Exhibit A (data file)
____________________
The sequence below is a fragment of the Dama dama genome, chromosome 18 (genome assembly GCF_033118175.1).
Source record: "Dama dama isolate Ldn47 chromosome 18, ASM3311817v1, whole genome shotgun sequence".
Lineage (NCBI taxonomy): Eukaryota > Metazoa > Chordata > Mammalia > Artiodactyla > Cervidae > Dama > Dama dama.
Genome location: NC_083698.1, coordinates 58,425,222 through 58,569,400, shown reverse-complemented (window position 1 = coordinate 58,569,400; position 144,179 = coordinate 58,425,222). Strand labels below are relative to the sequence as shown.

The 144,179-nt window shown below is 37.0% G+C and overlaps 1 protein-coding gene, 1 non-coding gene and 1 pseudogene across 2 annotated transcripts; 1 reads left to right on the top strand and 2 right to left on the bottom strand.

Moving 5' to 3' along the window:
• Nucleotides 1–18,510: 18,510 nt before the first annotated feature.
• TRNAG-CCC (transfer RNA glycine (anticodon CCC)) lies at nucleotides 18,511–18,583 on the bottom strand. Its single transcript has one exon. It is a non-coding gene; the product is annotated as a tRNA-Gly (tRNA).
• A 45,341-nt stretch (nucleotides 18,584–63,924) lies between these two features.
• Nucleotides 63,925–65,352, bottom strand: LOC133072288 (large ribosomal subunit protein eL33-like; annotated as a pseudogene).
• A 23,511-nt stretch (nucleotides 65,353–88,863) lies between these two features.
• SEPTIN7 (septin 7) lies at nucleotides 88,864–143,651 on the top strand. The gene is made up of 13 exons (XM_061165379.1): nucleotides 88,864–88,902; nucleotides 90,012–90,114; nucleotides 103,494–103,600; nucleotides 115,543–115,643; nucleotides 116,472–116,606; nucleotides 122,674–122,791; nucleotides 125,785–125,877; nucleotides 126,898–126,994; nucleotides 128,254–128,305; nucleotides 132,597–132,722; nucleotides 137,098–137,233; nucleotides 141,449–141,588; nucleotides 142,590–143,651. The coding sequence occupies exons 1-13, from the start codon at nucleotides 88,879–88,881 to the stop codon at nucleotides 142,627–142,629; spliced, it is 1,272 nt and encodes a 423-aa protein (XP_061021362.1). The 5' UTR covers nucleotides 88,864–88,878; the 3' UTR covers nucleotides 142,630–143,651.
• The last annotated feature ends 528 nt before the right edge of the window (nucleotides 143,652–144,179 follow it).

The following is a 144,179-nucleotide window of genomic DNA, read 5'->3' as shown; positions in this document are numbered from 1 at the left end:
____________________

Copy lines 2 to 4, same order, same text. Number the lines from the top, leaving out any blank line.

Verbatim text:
Source record: "Dama dama isolate Ldn47 chromosome 18, ASM3311817v1, whole genome shotgun sequence".
Lineage (NCBI taxonomy): Eukaryota > Metazoa > Chordata > Mammalia > Artiodactyla > Cervidae > Dama > Dama dama.
Genome location: NC_083698.1, coordinates 58,425,222 through 58,569,400, shown reverse-complemented (window position 1 = coordinate 58,569,400; position 144,179 = coordinate 58,425,222). Strand labels below are relative to the sequence as shown.